Skip Navigation

Center on Alcohol Marketing and Youth

Underage Drinking: Restricting Access

Excerpts from The Surgeon General's Call to Action To Prevent and Reduce Underage Drinking

All text in this fact sheet is excerpted directly from The Surgeon General's Call to Action To Prevent and Reduce Underage Drinking, a 2007 report from the Office of the Surgeon General (emphases added).

Colleges and universities have a responsibility to reduce risk factors associated with underage alcohol use and an obligation to students to protect them from adverse consequences of their own or others' alcohol use, such as accidents, assaults, and rapes. Some of the measures available to colleges are to: (Surgeon General's Call to Action, 55).

Raise the "cost" of underage alcohol use.

The "cost" of underage drinking refers not just to the price of alcohol but to the total sacrifice in time, effort, and resources required to obtain it as well as to penalties associated with its use. Research indicates that increasing the cost of drinking can positively affect adolescent decisions about alcohol use.1 In addition to price, the cost of underage drinking can be affected by a variety of measures (Call to Action, 58):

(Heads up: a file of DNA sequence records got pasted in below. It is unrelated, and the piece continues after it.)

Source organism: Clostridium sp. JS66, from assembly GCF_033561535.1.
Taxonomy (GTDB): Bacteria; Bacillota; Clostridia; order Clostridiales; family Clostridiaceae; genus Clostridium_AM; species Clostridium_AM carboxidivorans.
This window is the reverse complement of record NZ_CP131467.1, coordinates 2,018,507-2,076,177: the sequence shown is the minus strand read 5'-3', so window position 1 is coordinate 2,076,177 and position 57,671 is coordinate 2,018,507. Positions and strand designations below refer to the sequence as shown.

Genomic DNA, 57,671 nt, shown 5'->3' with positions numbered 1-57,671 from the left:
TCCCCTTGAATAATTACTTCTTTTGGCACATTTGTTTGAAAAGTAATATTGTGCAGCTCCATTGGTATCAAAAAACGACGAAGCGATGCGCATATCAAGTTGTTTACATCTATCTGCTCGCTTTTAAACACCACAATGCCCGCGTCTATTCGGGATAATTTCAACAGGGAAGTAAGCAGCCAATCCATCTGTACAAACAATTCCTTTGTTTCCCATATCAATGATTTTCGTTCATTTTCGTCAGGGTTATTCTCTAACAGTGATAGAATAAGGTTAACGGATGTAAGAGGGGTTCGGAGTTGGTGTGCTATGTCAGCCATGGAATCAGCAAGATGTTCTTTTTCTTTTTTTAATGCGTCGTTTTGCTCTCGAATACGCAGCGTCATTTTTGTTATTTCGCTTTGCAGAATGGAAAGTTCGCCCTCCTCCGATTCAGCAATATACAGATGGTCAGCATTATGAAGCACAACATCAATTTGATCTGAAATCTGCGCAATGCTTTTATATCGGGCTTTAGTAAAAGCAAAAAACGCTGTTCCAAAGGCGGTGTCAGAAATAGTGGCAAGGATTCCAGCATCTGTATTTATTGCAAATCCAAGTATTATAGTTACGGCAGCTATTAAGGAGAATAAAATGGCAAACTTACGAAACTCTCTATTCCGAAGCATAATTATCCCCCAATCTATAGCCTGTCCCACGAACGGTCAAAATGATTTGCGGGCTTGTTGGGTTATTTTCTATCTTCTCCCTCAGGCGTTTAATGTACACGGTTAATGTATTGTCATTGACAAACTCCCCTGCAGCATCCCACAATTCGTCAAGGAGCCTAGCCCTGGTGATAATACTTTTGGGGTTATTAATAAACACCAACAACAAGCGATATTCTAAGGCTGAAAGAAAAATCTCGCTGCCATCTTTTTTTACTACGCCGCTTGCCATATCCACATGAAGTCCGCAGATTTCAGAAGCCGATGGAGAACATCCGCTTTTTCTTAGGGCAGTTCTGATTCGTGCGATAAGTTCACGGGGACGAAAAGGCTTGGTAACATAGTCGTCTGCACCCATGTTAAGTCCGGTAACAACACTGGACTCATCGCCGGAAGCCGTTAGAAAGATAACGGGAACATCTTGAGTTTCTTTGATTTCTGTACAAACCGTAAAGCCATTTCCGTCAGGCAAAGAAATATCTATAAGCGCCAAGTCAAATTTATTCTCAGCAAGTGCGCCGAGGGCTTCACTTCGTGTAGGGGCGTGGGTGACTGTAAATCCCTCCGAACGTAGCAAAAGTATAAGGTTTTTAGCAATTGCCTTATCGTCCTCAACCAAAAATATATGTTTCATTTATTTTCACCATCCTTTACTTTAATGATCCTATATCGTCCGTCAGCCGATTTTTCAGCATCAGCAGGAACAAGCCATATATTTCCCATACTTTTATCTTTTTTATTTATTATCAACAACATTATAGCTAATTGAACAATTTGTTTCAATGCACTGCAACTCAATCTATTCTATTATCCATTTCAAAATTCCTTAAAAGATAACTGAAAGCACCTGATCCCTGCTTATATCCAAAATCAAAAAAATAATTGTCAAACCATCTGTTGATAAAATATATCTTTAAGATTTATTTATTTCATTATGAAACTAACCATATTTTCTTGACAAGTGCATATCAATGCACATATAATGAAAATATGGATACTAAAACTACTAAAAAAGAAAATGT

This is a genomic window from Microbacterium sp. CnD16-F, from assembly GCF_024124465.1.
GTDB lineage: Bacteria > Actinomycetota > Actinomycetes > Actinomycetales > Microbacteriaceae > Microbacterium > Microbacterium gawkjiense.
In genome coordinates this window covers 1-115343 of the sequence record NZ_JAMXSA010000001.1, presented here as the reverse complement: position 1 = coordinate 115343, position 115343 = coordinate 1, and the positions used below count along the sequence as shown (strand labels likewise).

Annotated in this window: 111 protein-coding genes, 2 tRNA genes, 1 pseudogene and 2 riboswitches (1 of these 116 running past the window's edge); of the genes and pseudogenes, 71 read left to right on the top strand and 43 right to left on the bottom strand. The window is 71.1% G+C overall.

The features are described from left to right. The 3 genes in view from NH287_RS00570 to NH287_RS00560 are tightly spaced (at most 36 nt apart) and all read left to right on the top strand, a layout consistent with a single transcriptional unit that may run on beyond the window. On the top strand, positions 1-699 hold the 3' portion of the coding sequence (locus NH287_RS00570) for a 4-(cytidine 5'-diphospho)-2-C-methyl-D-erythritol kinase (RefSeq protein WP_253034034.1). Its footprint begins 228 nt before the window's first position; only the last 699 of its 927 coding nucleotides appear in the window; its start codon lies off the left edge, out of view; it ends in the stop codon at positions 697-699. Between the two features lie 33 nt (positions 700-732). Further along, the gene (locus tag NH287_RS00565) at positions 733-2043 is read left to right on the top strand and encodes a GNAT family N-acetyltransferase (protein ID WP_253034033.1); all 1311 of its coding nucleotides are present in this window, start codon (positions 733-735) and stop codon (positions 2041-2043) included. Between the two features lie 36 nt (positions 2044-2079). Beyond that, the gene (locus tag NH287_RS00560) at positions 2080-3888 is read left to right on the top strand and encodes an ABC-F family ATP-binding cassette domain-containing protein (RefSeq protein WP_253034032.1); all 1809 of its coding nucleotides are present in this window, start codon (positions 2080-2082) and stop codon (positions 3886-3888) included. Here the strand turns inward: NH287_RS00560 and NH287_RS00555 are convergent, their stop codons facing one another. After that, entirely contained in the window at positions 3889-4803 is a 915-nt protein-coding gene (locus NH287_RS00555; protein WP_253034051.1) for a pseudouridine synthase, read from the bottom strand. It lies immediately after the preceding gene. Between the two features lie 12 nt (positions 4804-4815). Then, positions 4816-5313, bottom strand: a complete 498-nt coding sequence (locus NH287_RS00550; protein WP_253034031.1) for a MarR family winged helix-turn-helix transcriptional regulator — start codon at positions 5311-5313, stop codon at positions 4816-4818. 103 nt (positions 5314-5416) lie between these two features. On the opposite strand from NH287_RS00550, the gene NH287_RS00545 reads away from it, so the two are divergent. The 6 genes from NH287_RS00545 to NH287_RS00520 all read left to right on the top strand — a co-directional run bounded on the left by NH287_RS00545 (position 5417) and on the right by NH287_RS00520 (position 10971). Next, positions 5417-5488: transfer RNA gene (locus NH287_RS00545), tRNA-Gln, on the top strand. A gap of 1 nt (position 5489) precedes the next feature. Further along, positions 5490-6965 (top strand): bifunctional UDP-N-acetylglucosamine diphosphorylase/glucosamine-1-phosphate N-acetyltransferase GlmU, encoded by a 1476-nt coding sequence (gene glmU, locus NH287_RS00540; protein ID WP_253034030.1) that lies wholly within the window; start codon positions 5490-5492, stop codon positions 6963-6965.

Notes

  1. D. Coate and M. Grossman. "Effects of alcoholic beverage prices and legal drinking ages on youth alcohol use," Journal of Law and Economics 31(1988):145-171; M. Grossman, D. Coate, and G. M. Arluck, "Price sensitivity of alcoholic beverages in the United States: Youth alcohol consumption," in Control Issues in Alcohol Abuse Prevention: Strategies for States and Communities(Greenwich, CT: JAI Press, 1987), 169-198; M. Grossman, F. J. Chaloupka, and I. Sirtalan, "An empirical analysis of alcohol addiction: Results from the Monitoring the Future panels," Economic Inquiry 36 (1998):39-48; D. S. Kenkel, "Drinking, driving, and deterrence: The effectiveness and social costs of alternative policies," Journal of Law and Economics 36 (1993):877-913; C. J. Ruhm, "Alcohol policies and highway vehicle fatalities," Journal of Health Economics 15 (1996):435-454; M. Sutton and C. Godfrey, "A grouped data regression approach to estimating economic and social influences on individual drinking behavior," Health Economics 4 (1995):237-247.